A real life story from a person with autism Asperger syndrome: suddenly everything made sense! By Simon. I'd always found the world a bit confusing. I never understood why people behave the way they do and why I never really seemed to fit in. I'd done well at school, but had found it difficult to relate to people and to make friends. I always tried to avoid social occasions but when I couldn't get out of them I'd end up sitting in a corner, lost in a world of my own. I did well at university, though and married my fantastic (and extremely patient) wife. After graduating, I got a good job that I enjoyed. But I still couldn't help feeling that I was an observer on the outside, as if there was a big secret that everybody in the world knew but me. Then, about two years ago, my wife watched a documentary about Asperger syndrome and instantly recognised that it was describing me. Suddenly everything made sense. I realised why I find some things difficult, when they seem to come naturally to everyone else. I realised why I don't always understand what people are saying or feeling. And I realised why I sometimes feel isolated and alone. Since then, I've tried to learn more about things, such as understanding body language and facial expressions, which had previously eluded me. I've read book after book on social interaction and communication, which have helped me to build up my own set of rules for dealing with people. Although this doesn't yet put me on a par with 'neurotypicals' who understand these things automatically, it does make it easier for me to socialise and to develop relationships with friends and colleagues. For instance, I'd always found it difficult to make small talk until I read that the aim of such conversations is merely to pass the time, and that it's OK to drift from topic to topic without reaching any specific conclusions. If only I'd known that it was that simple! I've also realised that there are some things that come easily to me that other people find difficult. For example, I've found that I'm able to understand complex ideas and then explain them to others, and that I can see patterns or trends in numbers and other infor-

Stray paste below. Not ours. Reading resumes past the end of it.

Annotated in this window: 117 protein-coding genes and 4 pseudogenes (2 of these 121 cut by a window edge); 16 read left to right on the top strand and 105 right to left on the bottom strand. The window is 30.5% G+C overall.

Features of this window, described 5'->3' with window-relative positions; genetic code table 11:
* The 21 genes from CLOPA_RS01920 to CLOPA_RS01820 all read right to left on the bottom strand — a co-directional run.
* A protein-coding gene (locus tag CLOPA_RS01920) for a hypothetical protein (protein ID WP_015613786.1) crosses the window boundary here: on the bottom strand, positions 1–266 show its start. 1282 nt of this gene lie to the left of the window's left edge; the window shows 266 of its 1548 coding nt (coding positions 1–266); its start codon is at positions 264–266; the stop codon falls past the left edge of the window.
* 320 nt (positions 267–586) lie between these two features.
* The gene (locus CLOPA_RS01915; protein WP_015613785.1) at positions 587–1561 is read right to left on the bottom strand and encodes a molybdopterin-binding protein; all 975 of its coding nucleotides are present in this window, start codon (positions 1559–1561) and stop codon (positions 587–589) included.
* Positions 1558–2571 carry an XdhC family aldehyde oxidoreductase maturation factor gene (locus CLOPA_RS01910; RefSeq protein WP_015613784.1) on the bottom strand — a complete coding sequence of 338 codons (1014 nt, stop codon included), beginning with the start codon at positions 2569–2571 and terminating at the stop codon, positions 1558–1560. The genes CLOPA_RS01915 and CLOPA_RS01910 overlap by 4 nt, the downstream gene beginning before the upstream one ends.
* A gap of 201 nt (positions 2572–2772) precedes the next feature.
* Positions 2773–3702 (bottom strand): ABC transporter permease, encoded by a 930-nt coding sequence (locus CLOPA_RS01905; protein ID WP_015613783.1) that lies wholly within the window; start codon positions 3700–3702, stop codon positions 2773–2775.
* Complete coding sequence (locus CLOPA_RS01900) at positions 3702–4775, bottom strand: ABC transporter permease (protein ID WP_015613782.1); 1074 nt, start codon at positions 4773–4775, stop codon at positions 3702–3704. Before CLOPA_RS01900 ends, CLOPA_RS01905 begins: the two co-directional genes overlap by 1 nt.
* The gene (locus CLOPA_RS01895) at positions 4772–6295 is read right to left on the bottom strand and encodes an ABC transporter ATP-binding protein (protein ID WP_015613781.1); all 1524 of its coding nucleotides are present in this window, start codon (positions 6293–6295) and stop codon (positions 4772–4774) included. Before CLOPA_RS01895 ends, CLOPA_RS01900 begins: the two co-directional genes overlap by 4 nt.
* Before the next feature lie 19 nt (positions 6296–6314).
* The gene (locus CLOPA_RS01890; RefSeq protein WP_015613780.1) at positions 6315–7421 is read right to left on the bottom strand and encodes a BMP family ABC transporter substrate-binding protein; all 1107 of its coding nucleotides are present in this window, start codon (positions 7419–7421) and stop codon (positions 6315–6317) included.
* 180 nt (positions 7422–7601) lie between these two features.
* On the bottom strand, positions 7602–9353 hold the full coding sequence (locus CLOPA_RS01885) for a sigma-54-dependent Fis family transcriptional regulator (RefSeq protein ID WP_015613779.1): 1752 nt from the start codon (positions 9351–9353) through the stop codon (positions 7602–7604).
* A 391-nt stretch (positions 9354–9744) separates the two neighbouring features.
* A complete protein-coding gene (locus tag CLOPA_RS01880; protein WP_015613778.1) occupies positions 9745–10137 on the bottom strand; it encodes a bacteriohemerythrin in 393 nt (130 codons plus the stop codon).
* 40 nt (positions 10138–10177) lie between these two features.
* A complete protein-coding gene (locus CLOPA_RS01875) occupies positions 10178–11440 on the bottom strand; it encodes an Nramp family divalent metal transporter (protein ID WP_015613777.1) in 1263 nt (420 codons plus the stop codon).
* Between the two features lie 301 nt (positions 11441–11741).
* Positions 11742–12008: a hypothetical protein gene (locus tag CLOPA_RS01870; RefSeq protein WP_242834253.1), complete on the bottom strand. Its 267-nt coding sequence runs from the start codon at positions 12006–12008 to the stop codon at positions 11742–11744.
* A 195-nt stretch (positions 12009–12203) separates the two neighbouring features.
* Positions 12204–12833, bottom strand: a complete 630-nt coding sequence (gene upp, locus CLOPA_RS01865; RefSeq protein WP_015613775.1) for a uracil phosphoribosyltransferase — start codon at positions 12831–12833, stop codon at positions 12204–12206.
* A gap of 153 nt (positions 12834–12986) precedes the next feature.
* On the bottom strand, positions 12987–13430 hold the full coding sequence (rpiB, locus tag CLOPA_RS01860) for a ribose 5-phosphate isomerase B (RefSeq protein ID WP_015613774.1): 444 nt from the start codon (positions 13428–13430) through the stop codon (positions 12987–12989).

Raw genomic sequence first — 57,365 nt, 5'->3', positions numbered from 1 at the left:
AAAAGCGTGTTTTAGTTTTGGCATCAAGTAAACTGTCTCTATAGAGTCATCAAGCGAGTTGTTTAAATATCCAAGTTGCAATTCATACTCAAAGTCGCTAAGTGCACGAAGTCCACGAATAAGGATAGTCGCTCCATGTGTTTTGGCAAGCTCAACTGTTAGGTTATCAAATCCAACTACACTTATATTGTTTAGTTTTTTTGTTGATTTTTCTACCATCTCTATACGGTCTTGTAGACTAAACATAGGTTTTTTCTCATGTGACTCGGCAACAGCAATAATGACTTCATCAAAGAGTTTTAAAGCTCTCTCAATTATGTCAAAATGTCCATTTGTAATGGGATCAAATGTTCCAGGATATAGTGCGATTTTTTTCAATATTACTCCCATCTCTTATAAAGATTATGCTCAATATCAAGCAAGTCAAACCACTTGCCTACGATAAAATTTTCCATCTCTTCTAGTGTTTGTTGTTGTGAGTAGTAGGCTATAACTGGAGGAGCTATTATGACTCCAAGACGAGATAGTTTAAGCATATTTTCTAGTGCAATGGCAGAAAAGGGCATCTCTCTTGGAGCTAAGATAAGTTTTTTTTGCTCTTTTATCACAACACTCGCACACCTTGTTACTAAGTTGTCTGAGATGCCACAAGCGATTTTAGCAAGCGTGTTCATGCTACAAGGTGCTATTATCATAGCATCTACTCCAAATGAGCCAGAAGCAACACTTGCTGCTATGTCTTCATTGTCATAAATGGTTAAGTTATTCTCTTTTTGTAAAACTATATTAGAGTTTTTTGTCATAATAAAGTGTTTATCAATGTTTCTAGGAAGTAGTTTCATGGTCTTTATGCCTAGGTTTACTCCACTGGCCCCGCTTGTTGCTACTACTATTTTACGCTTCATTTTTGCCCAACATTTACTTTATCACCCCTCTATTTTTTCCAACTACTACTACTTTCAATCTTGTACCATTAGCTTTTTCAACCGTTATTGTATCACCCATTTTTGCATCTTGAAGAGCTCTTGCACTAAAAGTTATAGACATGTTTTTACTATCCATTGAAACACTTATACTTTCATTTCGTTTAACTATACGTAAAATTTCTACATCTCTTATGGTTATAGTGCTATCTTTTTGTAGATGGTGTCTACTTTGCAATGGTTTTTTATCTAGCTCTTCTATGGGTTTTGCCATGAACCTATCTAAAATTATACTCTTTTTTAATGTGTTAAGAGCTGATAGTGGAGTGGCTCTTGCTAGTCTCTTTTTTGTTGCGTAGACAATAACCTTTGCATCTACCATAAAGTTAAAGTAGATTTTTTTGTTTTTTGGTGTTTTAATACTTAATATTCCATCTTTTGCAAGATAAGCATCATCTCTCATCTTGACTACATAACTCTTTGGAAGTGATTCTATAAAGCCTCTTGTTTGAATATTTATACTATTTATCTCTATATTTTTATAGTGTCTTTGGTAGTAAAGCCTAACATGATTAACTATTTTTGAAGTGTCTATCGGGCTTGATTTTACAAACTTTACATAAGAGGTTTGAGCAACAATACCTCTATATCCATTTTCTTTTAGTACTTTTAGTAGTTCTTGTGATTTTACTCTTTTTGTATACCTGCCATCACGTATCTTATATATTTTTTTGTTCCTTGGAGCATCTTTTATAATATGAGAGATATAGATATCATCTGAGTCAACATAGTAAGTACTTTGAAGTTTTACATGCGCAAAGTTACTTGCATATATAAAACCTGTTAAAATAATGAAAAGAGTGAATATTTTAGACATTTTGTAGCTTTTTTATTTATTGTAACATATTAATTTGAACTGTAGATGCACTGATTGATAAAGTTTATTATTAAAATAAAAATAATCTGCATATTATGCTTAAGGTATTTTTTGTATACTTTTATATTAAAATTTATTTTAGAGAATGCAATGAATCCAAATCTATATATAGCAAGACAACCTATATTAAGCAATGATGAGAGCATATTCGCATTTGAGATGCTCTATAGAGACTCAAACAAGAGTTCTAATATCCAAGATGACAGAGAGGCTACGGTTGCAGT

mation that other people can't. I find it easy to learn foreign languages: I speak French, German and Russian, and am learning Dutch and Chinese. I'm also fairly bright academically and enjoy learning new things, even though I find it difficult sometimes to concentrate and to understand things that I have read. Learning about Asperger syndrome has taught me that I have many talents but that I need to nurture these rather than try to pretend that I'm 'normal' like everybody else. So I've made a few changes to my life. I still work in my old job, though now part-time for three days a week. This means that I can focus on solving technical financial and organisational problems for my clients, which I enjoy and am good at, rather than on managing staff. In my two 'extra' days, I'm doing a degree in physics with the Open University, which not only challenges me intellectually but also feeds my passion for learning and knowledge. Since my optician diagnosed me with visual dyslexia, I'm now the proud wearer of a pair of bluetinted spectacles, which means that I now find it much easier to read and to recall what I've read. In the small amount of spare time that remains, I'm trying to learn more about my Asperger syndrome and to write about my experiences and the many other things that interest me. I do this just for fun at the moment, but hope to get some of my articles published one day. Although, given the length of time it's taken me to write this, I'm glad I have another source of income! These may not sound like momentous changes, but to me they represent a fundamental shift in what I want to do with my life. I've realised that it's not about doing what everybody else does, but about doing what I want to do. It's about following my own path, living my own life and finding my own definition of success. I'm still not sure whether having Asperger syndrome is a good or a bad thing, but what I do know is that it's part of what makes me who I am. And I'm OK with that. By Simon Editor's note: since writing this article, Simon has become the author of Body language and communication: a guide for people with autism spectrum disorders, published by The National Autistic Society. Article: The National Autistic Society -Living with Autism - Real Life Stories from People with Autism.